Aquaculture North America

From the Editor: The sometimes tedious, but incredibly important policy discussions

October 22, 2021
By Liza Mayer

(Photo: Global Conference on Aquaculture 2020)

Policy conferences or strategy meetings may sound unexciting to some of us but they are often necessary to help organizations or industries succeed. Last fall, a global conference on aquaculture held in Shanghai did just that. 

Called “GCA +20 – The Shanghai Declaration,” the conference highlighted strategies to maximize sustainable aquaculture (through innovation, it was said) and ensuring that the benefits of aquaculture growth is equitable and fairly distributed, reflecting the conference’s special focus on “leaving no one behind.”

The Shanghai Declaration arising from the conference will help shape the future of aquaculture. It will also lay the pathways on how the sector could optimize its contribution to global agri-food systems in line with the UN’s 2030 Agenda for Sustainable Development.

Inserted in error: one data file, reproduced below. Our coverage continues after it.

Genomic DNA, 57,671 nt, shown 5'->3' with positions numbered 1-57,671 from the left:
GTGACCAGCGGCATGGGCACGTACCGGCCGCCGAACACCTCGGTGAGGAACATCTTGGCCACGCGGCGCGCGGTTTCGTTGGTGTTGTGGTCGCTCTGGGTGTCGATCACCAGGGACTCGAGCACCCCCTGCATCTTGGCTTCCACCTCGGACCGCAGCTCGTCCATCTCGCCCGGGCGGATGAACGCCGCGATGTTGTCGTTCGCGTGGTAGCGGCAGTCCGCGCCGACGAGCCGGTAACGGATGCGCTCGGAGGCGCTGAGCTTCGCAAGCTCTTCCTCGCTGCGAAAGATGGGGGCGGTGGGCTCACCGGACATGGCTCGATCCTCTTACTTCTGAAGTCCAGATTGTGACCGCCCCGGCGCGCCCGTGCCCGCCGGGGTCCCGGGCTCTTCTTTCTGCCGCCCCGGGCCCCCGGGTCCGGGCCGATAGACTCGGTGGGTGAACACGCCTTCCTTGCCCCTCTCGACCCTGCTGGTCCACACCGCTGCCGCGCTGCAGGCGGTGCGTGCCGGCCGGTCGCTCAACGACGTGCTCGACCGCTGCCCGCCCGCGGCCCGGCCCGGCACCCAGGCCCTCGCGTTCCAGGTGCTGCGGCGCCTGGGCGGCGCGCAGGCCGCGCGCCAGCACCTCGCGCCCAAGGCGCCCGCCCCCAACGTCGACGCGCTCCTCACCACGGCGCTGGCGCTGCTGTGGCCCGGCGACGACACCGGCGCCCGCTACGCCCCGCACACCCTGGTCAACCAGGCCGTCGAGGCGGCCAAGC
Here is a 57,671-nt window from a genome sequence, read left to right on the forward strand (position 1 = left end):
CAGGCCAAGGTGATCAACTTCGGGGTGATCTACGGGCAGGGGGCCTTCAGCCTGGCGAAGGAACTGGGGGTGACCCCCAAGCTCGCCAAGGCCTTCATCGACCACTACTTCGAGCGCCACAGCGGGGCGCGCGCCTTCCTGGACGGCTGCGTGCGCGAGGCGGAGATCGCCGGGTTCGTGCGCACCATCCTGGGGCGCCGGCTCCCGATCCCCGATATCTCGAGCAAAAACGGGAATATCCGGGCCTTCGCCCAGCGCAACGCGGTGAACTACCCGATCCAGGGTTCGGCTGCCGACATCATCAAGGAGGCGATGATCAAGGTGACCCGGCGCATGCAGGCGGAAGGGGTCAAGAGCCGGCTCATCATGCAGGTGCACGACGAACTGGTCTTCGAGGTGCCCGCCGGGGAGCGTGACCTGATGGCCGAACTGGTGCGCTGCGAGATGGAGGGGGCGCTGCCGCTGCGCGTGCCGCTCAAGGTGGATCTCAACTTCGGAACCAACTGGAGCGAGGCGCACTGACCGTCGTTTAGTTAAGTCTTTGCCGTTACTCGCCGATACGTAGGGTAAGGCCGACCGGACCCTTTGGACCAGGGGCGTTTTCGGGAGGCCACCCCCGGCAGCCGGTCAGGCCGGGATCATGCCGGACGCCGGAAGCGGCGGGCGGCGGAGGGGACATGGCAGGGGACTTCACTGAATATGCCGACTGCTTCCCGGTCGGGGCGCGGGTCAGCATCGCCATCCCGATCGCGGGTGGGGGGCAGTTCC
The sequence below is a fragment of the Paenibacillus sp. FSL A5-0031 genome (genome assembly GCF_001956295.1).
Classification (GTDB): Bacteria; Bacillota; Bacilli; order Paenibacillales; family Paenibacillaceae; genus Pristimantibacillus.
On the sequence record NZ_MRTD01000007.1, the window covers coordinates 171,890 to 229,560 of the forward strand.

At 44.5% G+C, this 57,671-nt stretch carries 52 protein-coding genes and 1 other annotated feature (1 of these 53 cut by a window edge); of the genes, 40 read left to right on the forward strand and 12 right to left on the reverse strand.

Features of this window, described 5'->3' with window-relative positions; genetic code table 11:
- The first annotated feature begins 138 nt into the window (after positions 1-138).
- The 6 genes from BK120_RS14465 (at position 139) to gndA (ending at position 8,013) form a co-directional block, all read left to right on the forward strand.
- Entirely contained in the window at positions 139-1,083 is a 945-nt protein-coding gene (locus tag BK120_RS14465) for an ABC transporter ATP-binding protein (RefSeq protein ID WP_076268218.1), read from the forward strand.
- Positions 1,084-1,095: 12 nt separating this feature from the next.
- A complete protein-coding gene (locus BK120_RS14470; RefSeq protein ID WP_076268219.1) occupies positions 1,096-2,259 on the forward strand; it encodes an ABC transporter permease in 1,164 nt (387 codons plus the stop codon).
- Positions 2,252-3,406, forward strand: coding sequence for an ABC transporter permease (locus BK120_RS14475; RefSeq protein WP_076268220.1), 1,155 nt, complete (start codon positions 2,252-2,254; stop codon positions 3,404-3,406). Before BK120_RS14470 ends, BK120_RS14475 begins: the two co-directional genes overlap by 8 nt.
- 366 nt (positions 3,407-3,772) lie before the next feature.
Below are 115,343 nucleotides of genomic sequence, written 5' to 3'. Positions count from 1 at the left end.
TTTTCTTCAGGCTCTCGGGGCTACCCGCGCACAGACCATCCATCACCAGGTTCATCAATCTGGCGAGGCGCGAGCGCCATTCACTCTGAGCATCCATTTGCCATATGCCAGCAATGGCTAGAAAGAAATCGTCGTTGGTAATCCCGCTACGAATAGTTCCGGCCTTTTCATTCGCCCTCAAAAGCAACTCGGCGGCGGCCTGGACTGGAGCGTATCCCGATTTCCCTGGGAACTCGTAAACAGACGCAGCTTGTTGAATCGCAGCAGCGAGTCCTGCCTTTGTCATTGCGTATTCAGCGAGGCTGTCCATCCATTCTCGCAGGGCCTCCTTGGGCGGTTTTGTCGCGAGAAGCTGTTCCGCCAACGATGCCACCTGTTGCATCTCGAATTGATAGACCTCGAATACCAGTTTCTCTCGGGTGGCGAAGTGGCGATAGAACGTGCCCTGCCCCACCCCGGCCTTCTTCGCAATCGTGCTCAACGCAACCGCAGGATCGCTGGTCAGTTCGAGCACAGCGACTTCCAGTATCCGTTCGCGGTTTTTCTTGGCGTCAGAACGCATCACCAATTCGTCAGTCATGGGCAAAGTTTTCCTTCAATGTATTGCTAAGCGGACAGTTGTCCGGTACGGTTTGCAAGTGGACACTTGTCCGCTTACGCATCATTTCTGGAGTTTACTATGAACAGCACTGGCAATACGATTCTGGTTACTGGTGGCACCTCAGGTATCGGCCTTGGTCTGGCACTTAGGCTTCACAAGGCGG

The draft of The Shanghai Declaration’s call to action centres on investments in “new technologies, research and development” to realize the full potential of sustainable aquaculture that will benefit not only profits, but equally important, the planet, and people – through employment, poverty reduction, and nutrition.


Another strategy involves the world’s Indigenous Peoples, emphasizing that they should be among those that share in the benefits of aquaculture growth.

It is encouraging to note that our industry is taking the challenge of greening up the sector seriously. This Nov/Dec issue shows investment is being made in technology innovation and in improving feeds to make aquaculture greener, for instance. Furthermore, indigenous communities are also getting economic benefits in the sector, as you will see.

Of course, a great deal still needs to be done.  We’re excited to journal that journey. 

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